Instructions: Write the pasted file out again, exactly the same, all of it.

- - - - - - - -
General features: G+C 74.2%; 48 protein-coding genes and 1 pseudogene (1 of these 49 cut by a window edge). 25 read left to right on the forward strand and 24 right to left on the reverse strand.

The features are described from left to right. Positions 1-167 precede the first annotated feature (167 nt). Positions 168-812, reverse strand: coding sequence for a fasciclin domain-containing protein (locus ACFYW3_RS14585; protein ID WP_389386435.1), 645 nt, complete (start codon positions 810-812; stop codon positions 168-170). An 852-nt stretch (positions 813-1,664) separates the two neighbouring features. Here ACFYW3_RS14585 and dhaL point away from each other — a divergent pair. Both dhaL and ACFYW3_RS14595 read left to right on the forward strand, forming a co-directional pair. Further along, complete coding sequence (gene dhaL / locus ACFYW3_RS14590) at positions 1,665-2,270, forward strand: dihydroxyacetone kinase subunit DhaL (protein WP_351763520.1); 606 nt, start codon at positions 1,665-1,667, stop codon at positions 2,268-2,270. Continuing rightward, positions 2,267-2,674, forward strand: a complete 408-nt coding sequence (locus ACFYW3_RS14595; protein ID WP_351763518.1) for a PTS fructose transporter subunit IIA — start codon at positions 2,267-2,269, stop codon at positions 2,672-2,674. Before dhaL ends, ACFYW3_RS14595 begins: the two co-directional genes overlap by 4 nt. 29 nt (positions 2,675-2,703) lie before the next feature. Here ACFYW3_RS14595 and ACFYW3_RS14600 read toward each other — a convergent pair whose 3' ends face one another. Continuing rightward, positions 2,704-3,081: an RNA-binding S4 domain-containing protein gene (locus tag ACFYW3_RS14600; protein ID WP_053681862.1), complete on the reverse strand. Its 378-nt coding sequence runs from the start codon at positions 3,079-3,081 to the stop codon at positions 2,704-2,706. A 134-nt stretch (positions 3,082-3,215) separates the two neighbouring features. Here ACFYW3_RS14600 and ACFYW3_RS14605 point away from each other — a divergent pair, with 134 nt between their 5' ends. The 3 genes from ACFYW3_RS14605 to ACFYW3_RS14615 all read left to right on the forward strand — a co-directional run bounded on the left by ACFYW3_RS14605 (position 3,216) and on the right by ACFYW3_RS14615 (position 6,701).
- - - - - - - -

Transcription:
General features: G+C 74.2%; 48 protein-coding genes and 1 pseudogene (1 of these 49 cut by a window edge). 25 read left to right on the forward strand and 24 right to left on the reverse strand.

The features are described from left to right. Positions 1-167 precede the first annotated feature (167 nt). Positions 168-812, reverse strand: coding sequence for a fasciclin domain-containing protein (locus ACFYW3_RS14585; protein ID WP_389386435.1), 645 nt, complete (start codon positions 810-812; stop codon positions 168-170). An 852-nt stretch (positions 813-1,664) separates the two neighbouring features. Here ACFYW3_RS14585 and dhaL point away from each other — a divergent pair. Both dhaL and ACFYW3_RS14595 read left to right on the forward strand, forming a co-directional pair. Further along, complete coding sequence (gene dhaL / locus ACFYW3_RS14590) at positions 1,665-2,270, forward strand: dihydroxyacetone kinase subunit DhaL (protein WP_351763520.1); 606 nt, start codon at positions 1,665-1,667, stop codon at positions 2,268-2,270. Continuing rightward, positions 2,267-2,674, forward strand: a complete 408-nt coding sequence (locus ACFYW3_RS14595; protein ID WP_351763518.1) for a PTS fructose transporter subunit IIA — start codon at positions 2,267-2,269, stop codon at positions 2,672-2,674. Before dhaL ends, ACFYW3_RS14595 begins: the two co-directional genes overlap by 4 nt. 29 nt (positions 2,675-2,703) lie before the next feature. Here ACFYW3_RS14595 and ACFYW3_RS14600 read toward each other — a convergent pair whose 3' ends face one another. Continuing rightward, positions 2,704-3,081: an RNA-binding S4 domain-containing protein gene (locus tag ACFYW3_RS14600; protein ID WP_053681862.1), complete on the reverse strand. Its 378-nt coding sequence runs from the start codon at positions 3,079-3,081 to the stop codon at positions 2,704-2,706. A 134-nt stretch (positions 3,082-3,215) separates the two neighbouring features. Here ACFYW3_RS14600 and ACFYW3_RS14605 point away from each other — a divergent pair, with 134 nt between their 5' ends. The 3 genes from ACFYW3_RS14605 to ACFYW3_RS14615 all read left to right on the forward strand — a co-directional run bounded on the left by ACFYW3_RS14605 (position 3,216) and on the right by ACFYW3_RS14615 (position 6,701).